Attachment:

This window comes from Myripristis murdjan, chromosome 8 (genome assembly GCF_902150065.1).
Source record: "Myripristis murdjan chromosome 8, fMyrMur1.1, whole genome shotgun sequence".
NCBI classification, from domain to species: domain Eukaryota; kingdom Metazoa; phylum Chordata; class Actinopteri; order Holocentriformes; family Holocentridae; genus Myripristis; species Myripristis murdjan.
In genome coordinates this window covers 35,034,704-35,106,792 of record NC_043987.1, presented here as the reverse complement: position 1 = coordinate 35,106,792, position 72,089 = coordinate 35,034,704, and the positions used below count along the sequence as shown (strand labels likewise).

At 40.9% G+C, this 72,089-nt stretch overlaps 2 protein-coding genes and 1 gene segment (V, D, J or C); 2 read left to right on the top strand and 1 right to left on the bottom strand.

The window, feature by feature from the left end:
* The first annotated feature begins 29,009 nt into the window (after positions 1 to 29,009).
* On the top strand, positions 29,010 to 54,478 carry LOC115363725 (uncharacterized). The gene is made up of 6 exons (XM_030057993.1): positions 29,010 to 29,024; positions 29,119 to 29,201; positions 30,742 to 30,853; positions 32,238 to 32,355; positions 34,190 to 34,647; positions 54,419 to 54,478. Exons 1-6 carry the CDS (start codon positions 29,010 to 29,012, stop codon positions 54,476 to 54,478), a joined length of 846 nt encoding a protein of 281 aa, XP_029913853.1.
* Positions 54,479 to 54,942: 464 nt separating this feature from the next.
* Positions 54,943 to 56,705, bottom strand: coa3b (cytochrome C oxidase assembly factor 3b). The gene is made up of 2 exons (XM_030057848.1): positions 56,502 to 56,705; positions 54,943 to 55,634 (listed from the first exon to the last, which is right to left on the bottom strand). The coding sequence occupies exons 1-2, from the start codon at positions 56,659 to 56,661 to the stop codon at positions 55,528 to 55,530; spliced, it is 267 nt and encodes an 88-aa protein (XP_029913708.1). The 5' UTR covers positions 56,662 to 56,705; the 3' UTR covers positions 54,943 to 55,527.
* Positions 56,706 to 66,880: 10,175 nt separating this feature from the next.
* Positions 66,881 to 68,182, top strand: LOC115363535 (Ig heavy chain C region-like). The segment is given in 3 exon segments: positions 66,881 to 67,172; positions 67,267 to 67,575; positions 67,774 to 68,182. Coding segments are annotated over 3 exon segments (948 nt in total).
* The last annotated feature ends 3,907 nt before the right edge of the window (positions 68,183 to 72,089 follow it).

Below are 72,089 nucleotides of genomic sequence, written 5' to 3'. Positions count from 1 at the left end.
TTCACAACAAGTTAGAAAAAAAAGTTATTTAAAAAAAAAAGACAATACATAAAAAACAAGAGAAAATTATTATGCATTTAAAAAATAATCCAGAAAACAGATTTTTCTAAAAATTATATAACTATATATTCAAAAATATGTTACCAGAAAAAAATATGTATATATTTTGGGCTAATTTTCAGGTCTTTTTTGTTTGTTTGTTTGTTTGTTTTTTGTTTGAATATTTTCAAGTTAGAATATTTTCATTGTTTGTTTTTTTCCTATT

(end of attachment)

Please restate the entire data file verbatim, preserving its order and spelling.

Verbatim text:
This window comes from Myripristis murdjan, chromosome 8 (genome assembly GCF_902150065.1).
Source record: "Myripristis murdjan chromosome 8, fMyrMur1.1, whole genome shotgun sequence".
NCBI classification, from domain to species: domain Eukaryota; kingdom Metazoa; phylum Chordata; class Actinopteri; order Holocentriformes; family Holocentridae; genus Myripristis; species Myripristis murdjan.
In genome coordinates this window covers 35,034,704-35,106,792 of record NC_043987.1, presented here as the reverse complement: position 1 = coordinate 35,106,792, position 72,089 = coordinate 35,034,704, and the positions used below count along the sequence as shown (strand labels likewise).

At 40.9% G+C, this 72,089-nt stretch overlaps 2 protein-coding genes and 1 gene segment (V, D, J or C); 2 read left to right on the top strand and 1 right to left on the bottom strand.

The window, feature by feature from the left end:
* The first annotated feature begins 29,009 nt into the window (after positions 1 to 29,009).
* On the top strand, positions 29,010 to 54,478 carry LOC115363725 (uncharacterized). The gene is made up of 6 exons (XM_030057993.1): positions 29,010 to 29,024; positions 29,119 to 29,201; positions 30,742 to 30,853; positions 32,238 to 32,355; positions 34,190 to 34,647; positions 54,419 to 54,478. Exons 1-6 carry the CDS (start codon positions 29,010 to 29,012, stop codon positions 54,476 to 54,478), a joined length of 846 nt encoding a protein of 281 aa, XP_029913853.1.
* Positions 54,479 to 54,942: 464 nt separating this feature from the next.
* Positions 54,943 to 56,705, bottom strand: coa3b (cytochrome C oxidase assembly factor 3b). The gene is made up of 2 exons (XM_030057848.1): positions 56,502 to 56,705; positions 54,943 to 55,634 (listed from the first exon to the last, which is right to left on the bottom strand). The coding sequence occupies exons 1-2, from the start codon at positions 56,659 to 56,661 to the stop codon at positions 55,528 to 55,530; spliced, it is 267 nt and encodes an 88-aa protein (XP_029913708.1). The 5' UTR covers positions 56,662 to 56,705; the 3' UTR covers positions 54,943 to 55,527.
* Positions 56,706 to 66,880: 10,175 nt separating this feature from the next.
* Positions 66,881 to 68,182, top strand: LOC115363535 (Ig heavy chain C region-like). The segment is given in 3 exon segments: positions 66,881 to 67,172; positions 67,267 to 67,575; positions 67,774 to 68,182. Coding segments are annotated over 3 exon segments (948 nt in total).
* The last annotated feature ends 3,907 nt before the right edge of the window (positions 68,183 to 72,089 follow it).

Below are 72,089 nucleotides of genomic sequence, written 5' to 3'. Positions count from 1 at the left end.
TTCACAACAAGTTAGAAAAAAAAGTTATTTAAAAAAAAAAGACAATACATAAAAAACAAGAGAAAATTATTATGCATTTAAAAAATAATCCAGAAAACAGATTTTTCTAAAAATTATATAACTATATATTCAAAAATATGTTACCAGAAAAAAATATGTATATATTTTGGGCTAATTTTCAGGTCTTTTTTGTTTGTTTGTTTGTTTGTTTTTTGTTTGAATATTTTCAAGTTAGAATATTTTCATTGTTTGTTTTTTTCCTATT